Lincoln Reaches for '60s Hipster Aura With Revived ContinentalBy
Broad-shouldered flagship sedan draws on `Kennedy Lincoln'
Ford CEO says luxury brand's Town Car image is 'melting away'
Ford Motor Co.’s efforts to be taken seriously as a luxury-car maker get their biggest test with this year’s revival of the Lincoln Continental, a broad-shoulder boulevard cruiser that draws on the brand’s Rat Pack hip days of a half-century ago.
After the car wowed crowds last year as a concept in New York -- and drew accusations of plagiarism from a Bentley designer -- Ford on Tuesday at the Detroit auto show unveils the real-world version of the Continental that reaches showrooms in fall 2016. The exterior remains mostly intact from the show car, even if the highflying interior was tamed by removing the Champagne chiller and deep-pile shearling wool carpeting.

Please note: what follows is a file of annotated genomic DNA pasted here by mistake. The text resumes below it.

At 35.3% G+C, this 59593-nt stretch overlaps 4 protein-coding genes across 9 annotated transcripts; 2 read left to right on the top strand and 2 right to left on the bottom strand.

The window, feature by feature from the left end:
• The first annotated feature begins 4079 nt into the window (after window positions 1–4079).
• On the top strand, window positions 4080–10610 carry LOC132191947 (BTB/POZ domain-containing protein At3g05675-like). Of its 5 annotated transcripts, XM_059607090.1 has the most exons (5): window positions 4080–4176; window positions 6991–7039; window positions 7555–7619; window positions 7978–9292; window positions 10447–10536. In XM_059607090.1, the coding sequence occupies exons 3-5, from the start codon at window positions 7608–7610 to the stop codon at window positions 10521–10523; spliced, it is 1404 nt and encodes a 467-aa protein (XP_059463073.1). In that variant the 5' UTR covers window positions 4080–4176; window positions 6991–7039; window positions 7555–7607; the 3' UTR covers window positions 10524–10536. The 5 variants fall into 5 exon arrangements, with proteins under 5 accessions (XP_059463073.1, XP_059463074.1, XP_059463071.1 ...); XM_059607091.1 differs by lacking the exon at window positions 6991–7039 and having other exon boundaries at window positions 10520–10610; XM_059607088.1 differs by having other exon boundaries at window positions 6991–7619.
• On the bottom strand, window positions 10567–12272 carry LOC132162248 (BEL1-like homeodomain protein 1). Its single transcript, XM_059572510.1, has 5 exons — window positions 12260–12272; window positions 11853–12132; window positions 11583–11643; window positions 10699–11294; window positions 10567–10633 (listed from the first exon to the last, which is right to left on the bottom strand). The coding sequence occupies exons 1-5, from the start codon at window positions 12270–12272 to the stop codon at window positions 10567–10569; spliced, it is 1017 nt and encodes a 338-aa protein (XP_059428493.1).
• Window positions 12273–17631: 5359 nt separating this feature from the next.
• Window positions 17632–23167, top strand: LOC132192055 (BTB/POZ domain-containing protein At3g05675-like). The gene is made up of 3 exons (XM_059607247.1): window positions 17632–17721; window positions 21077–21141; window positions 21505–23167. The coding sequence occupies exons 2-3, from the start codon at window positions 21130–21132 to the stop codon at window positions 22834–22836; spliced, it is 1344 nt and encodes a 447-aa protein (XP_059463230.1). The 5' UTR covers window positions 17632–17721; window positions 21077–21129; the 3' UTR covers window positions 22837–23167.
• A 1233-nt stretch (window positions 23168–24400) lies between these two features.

Ford Chief Executive Officer Mark Fields said Lincoln, after a 7.1 percent U.S. sales increase last year, is ready to take on the likes of the Audi A6, BMW 5 Series and Mercedes E-Class with the Continental. At a price likely to be more than $50,000, the Continental isn’t going to be Lincoln’s top seller. But it carries the hopes of the brand to emerge from decades of decline and become a legitimate player in the most profitable segment of the car business.
“Seven years ago, Lincoln was viewed as the Town Car company, the black car with the boulevard ride that you take to the airport,” Fields said in an interview in Lincoln’s design studio in Dearborn, Michigan, last week. “More and more, that is melting away. We are getting ourselves on that mountain ride up.”
The climb is steep. Even with 101,227 sales last year -- the most since 2008 -- Lincoln remains eighth among luxury lines in the U.S. and is outsold more than 3-to-1 by Mercedes-Benz, the BMW brand and Toyota Motor Corp.’s Lexus. Its key domestic competitor, General Motors Co.’s Cadillac, outsold it by 74,040 vehicles last year.